By Rev. Wade Roof, Mt. Tabor, West Columbia
This past month, we witnessed one of the most horrific and devastating events in South Carolina history, with FLOOD2015. The rains came, the waters rose, and everything in its path was destroyed. While many of us were spared from the tragedy of flooding, so many others, including a few people from our congregation, were not so lucky. While rebuilding has begun, it will take a long time for South Carolina to return to normal.
On the Monday after the flooding began the people of Mt. Tabor began bringing relief to those who had lost everything. Items included clothing, food, water, blankets, toiletries, coffee, and many other supplies to the church, and allowed us to become a Red Cross drop off site for relief efforts in Columbia. We did not stop there. We invited others to join with us to work for the common good. And they showed up.
Other Lutheran Churches in West Columbia began showing up with supplies and giving of themselves to help those in need. They didn’t just give stuff though, they gave themselves and stayed to help with distribution of these materials. And our efforts were multiplied as Transfiguration Lutheran, Faith Lutheran, Mt. Hermon Lutheran, Our Savior Lutheran, and other Lutheran Churches from West Columbia, Lexington, and Columbia began showing up and lending a hand. Yet, it did not stop there either.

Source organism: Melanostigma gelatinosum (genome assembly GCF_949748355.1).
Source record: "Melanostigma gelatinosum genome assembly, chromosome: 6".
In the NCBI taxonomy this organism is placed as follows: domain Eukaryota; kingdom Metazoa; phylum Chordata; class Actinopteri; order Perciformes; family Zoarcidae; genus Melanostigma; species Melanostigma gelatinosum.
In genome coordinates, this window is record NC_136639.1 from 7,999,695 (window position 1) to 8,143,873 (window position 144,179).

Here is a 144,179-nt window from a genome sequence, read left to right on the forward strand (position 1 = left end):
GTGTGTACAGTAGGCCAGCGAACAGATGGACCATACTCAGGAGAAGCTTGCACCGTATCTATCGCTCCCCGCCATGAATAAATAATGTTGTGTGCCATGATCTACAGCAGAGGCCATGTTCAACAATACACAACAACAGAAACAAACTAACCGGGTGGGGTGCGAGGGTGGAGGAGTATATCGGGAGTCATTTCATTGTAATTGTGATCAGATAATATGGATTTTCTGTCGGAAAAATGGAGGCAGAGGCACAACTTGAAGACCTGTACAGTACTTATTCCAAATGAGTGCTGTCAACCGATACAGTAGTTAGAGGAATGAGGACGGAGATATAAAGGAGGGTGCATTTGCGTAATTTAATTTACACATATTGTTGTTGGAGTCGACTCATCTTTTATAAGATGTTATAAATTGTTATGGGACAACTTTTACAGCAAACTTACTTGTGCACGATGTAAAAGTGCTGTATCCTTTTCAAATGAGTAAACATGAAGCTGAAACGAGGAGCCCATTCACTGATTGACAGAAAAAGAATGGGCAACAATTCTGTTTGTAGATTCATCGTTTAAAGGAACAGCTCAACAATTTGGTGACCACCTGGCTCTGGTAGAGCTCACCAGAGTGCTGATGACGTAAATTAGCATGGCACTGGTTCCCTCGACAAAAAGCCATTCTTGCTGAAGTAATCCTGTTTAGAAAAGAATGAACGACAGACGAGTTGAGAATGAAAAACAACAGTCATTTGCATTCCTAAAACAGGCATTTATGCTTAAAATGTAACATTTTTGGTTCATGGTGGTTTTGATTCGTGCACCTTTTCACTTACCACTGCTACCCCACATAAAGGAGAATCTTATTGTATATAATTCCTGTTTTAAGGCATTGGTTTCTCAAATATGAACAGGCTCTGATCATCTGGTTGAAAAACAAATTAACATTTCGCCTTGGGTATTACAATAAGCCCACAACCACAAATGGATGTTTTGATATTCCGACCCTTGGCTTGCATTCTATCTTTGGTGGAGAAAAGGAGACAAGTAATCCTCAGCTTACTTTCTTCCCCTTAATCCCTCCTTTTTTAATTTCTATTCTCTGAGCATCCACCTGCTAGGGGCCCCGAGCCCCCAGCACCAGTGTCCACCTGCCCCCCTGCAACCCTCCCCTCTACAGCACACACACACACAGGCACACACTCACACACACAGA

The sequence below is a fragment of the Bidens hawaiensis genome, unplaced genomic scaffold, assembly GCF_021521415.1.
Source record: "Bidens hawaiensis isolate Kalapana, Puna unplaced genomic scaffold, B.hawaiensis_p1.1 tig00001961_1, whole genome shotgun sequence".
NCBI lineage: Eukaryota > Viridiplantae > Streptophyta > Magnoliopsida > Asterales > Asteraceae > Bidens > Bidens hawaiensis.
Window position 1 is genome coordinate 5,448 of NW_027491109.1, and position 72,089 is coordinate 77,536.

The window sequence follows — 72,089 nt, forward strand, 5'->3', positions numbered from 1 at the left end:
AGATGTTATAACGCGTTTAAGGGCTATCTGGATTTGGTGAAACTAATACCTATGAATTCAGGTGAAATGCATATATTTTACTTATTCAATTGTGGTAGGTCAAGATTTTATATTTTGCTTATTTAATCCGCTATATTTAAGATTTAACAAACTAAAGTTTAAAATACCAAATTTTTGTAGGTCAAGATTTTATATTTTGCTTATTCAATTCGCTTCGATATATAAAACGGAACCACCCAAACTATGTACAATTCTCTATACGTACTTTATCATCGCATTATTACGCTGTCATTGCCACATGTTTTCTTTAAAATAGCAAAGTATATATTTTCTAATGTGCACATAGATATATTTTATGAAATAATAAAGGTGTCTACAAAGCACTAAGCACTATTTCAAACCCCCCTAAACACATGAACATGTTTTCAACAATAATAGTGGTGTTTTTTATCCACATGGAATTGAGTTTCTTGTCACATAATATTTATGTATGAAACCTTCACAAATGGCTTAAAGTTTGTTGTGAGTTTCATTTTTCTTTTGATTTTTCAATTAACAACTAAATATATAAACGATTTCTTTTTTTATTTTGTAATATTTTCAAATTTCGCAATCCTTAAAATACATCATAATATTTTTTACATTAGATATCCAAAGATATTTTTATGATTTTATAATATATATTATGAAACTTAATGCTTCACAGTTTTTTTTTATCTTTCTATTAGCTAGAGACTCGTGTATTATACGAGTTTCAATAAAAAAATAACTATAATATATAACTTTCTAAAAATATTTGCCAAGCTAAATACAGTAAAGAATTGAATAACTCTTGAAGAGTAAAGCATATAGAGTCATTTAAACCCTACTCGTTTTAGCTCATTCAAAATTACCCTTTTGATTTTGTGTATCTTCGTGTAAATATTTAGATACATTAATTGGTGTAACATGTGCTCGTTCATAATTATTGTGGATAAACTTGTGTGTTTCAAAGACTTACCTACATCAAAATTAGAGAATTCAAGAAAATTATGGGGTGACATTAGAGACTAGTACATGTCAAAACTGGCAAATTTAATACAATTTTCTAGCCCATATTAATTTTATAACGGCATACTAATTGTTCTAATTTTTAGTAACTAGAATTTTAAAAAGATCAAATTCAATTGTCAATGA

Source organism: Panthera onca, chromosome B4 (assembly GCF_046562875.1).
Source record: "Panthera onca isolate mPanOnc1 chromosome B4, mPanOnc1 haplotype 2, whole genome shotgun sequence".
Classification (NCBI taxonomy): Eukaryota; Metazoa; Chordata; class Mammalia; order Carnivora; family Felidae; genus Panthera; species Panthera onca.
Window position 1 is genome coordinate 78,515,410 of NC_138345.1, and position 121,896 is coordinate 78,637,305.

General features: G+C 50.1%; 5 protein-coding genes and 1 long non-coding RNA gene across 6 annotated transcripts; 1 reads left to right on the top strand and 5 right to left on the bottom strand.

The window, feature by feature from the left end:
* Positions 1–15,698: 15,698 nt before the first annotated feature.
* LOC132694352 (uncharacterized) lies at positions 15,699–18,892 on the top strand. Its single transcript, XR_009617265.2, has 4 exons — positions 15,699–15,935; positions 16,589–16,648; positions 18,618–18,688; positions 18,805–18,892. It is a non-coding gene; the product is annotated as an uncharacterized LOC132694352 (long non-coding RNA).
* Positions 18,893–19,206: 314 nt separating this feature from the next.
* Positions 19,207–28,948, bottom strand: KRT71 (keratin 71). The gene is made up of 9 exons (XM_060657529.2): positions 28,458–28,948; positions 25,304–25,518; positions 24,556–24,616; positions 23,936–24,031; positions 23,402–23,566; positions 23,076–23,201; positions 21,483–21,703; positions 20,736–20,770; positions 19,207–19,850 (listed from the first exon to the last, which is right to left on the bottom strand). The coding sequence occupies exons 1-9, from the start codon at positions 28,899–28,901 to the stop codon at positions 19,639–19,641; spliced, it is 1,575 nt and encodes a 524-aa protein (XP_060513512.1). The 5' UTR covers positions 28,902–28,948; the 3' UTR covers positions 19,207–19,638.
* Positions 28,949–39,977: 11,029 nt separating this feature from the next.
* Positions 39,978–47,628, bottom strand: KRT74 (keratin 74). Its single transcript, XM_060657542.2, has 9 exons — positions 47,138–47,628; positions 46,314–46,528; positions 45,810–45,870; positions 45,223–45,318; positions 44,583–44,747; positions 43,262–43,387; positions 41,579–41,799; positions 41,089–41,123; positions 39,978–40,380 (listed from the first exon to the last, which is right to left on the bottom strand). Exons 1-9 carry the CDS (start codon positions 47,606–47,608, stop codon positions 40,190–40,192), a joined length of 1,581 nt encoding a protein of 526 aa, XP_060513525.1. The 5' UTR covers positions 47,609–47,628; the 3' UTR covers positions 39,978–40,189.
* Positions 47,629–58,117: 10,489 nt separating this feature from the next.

Mt. Tabor, then invited other churches and people from the community to assist us with the relief effort and they showed up as well. People from First Baptist of West Columbia, then other Baptist Churches, then students from Gray Collegiate Academy, then people from every denomination under the sun joined with us to be Jesus’ hands and feet and we put aside any difference we had and we served together in one accord for our one God. And I believe God used this to bring us closer together.
By the end of the week, people from different religions – Christians, Buddhist, Hindu, and others were working side by side for the good of all of God’s children in Lexington and Columbia. And we watched as black and white, men and women, Christian and non-Christian, gathered under one roof, provided service and healing for those affected by this flood.
Behind the scenes Mt. Tabor organized people to go into houses that had major damage and you worked to help clean, repair, and restore these houses and their owners back to normal. People throughout the area gave gave money and helped them see a future, where not only would their stuff be ok, but a future where the people around them would lift them up until they could walk on their own once more.
God used Mt. Tabor to be His hands and His feet, and the people responded with a loud voice, “Here I am Lord!”